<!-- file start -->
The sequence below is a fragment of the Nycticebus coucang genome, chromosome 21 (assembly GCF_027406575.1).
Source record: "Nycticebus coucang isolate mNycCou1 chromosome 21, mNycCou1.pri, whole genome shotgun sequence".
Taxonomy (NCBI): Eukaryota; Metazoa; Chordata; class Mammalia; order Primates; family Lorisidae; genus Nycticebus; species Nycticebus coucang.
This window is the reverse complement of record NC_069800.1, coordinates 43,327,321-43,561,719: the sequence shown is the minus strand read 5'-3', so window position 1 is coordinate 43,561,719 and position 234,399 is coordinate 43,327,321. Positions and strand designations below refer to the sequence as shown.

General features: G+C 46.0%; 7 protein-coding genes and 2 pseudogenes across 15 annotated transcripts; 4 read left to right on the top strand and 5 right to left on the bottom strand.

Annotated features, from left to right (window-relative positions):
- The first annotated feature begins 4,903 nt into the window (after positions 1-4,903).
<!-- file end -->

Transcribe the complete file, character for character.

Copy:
The sequence below is a fragment of the Nycticebus coucang genome, chromosome 21 (assembly GCF_027406575.1).
Source record: "Nycticebus coucang isolate mNycCou1 chromosome 21, mNycCou1.pri, whole genome shotgun sequence".
Taxonomy (NCBI): Eukaryota; Metazoa; Chordata; class Mammalia; order Primates; family Lorisidae; genus Nycticebus; species Nycticebus coucang.
This window is the reverse complement of record NC_069800.1, coordinates 43,327,321-43,561,719: the sequence shown is the minus strand read 5'-3', so window position 1 is coordinate 43,561,719 and position 234,399 is coordinate 43,327,321. Positions and strand designations below refer to the sequence as shown.

General features: G+C 46.0%; 7 protein-coding genes and 2 pseudogenes across 15 annotated transcripts; 4 read left to right on the top strand and 5 right to left on the bottom strand.

Annotated features, from left to right (window-relative positions):
- The first annotated feature begins 4,903 nt into the window (after positions 1-4,903).